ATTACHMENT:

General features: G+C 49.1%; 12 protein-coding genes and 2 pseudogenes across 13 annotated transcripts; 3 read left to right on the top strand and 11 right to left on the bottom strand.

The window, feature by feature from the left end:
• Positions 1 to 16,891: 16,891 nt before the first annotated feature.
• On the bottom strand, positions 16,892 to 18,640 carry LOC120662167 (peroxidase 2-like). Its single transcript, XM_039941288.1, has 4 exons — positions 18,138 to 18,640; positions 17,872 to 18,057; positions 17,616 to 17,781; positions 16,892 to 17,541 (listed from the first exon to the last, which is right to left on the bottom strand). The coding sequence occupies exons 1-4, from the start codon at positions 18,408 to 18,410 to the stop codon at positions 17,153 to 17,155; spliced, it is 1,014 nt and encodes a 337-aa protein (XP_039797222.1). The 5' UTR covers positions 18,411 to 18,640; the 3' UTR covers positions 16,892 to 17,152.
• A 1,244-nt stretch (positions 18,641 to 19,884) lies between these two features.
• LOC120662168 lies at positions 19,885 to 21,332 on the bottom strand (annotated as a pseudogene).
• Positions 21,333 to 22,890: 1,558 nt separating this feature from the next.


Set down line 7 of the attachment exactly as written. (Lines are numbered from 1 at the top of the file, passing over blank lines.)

• Positions 21,333 to 22,890: 1,558 nt separating this feature from the next.